Shock as Enormous Snapping Turtle ‘Beast’ Washes Up on Wisconsin Beach


The internet is in shock at an enormous snapping turtle that washed up on a beach in northern Wisconsin, with the creature described as a “beast.”

Redditor u/Br_u_u_u_ce, aka David, shared snaps of the reptile in the back of a pickup truck to the site’s Absolute Units forum on Sunday, where it has since received nearly 20,000 upvotes.

The post, which can be seen here, was captioned: “This snapping turtle found washed up on the beach in Northern Wisconsin.”

After the post blew up, the 28-year-old shared more information in the comments, claiming the deceased turtle was found at Sand Lake, in Sugar Camp.

The large reptile washed up on a beach where it was later taken away by locals. Jackie Anderson

It transpired it was originally shared to Facebook by Jackie Anderson on Saturday, who captioned the image: “Look what we found washed up on our beach. Happy I didn’t meet up with it when I was swimming!”

Anderson, who wrote about the turtle’s “decaying stench,” told Newsweek: “the main thing I want people to know is that we did not harm this turtle in any way.

“We found it washed up on our beach with a decaying stench. After so many family members commenting on it, I finally decided to post it to the public.”

The snapping turtle is the largest turtle species in the Badger State, and is an infamous predator, as Wisconsin’s Department of Natural Resources (DNR) noted, they “consume almost any animal they can catch.”

The DNR added: “The head has large jaws and a pointed snout with a prominent beak. Its long neck, powerful jaws and aggressive behavior have rightly earned the snapping turtle its name.”

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They stated their carapace, the back part of a shell structure, usually varies from 8 inches to 1.3 feet, but the turtle that washed up looks bigger than that.

Commenting on its size, David noted: “So this one is likely a bit bloated, there’s no way to know how long it floated around in the lake before it washed up on shore. That being said you can compare the size of the shell to the four-wheeler and even by that metric it’s still a good sized-turtle…

“This guy likely spent his life in a large chain of lakes and was found specifically on the beach at Sand Lake in Sugar Camp, WI.”

Website Animal Diversity states the reptiles can live up to 30 years in the wild, and 47 in captivity, adding: “Once they reach a certain size there are few natural predators of snapping turtles, though they are often hit by cars when searching for new ponds or nesting sites.”

David remarked on how large it was, calling it a “beast,” as he continued: “So the giant snapping turtles you see down south are usually alligator snapping turtles, their pointy shells give them away.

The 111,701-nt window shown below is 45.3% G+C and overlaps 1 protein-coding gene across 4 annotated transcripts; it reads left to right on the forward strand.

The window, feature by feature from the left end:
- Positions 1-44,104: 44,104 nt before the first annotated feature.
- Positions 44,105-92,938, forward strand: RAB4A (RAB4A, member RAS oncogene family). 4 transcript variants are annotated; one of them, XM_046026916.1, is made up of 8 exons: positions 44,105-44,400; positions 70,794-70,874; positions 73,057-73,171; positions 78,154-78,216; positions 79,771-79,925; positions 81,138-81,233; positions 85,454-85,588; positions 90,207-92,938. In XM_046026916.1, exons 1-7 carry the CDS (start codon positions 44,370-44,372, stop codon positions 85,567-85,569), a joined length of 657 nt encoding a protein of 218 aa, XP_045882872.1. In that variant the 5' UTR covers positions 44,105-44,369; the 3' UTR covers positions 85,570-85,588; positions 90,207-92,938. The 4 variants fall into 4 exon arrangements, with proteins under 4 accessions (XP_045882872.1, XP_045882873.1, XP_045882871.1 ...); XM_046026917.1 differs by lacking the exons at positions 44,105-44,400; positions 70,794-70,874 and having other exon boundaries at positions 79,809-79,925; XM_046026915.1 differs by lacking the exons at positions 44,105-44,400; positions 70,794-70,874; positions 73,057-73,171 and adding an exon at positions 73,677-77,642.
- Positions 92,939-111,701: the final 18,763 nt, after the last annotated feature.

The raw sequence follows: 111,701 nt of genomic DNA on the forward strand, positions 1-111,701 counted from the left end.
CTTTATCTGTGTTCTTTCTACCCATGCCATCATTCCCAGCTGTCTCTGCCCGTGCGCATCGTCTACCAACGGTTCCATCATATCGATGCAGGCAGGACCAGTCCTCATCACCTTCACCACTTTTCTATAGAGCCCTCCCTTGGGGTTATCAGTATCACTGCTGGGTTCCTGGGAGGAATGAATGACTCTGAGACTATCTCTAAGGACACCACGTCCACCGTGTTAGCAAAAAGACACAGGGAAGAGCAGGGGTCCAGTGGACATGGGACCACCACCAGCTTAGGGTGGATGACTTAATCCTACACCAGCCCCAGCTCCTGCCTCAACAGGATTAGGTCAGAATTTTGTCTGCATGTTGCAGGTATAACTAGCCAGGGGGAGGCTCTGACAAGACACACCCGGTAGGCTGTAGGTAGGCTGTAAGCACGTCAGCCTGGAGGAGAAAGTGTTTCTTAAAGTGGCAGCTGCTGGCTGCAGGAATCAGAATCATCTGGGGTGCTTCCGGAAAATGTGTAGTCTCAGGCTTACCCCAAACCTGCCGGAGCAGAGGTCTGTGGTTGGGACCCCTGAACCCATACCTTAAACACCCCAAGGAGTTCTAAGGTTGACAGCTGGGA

“This is a different species found all over the United States or at least is very common in the Midwest. They usually get pretty big but this one was likely king of wherever it went lol.”

As he pointed out, the larger alligator snapping turtles are from the same Chelydridae family, but are a different species. The snapping turtles in the Wisconsin are classed as common by the DNR, and aren’t endangered.

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“We have so much fresh water here and swampy slow-moving lakes it’s a perfect environment for turtles…. for 6 months. The cold 6 they spend under the ice hibernating, “breathing” through their butts,” David added.

He’s not wrong, as the official term is cloacal respiration, as McGill University explained: “It’s not so much breathing as just diffusing oxygen in and carbon dioxide out, but the fact remains: when turtles hibernate, their main source of oxygen is through their butt.”

Confirming it was already dead when found, David replied to questions as to why it was retrieved, saying: “If I had to guess I’d say they didn’t want to look at a giant rotting snapping turtle for the rest of the summer while they played with their grandchildren on the beach. It’s likely headed into a proper deep grave in the woods.”

The post racked up numerous comments as people remarked on the reptile’s size, DanOrochi joked: “The turtle unlocked the dragon class.”

Chrontab wrote: “That shell looks like a total afterthought.”

Inspectcloser said: “Yeah I think it crossed the threshold of dinosaur and the shell is more cosmetic at this point.”

Update 9/5/22, 10:25 a.m. ET: This article was updated with photos and comment from David and Anderson.

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Ethan Smith is a seasoned marine veteran, professional blogger, witty and edgy writer, and an avid hunter. He spent a great deal of his childhood years around the Apache-Sitgreaves National Forest in Arizona. Watching active hunters practise their craft initiated him into the world of hunting and rubrics of outdoor life. He also honed his writing skills by sharing his outdoor experiences with fellow schoolmates through their high school’s magazine. Further along the way, the US Marine Corps got wind of his excellent combination of skills and sought to put them into good use by employing him as a combat correspondent. He now shares his income from this prestigious job with his wife and one kid. Read more >>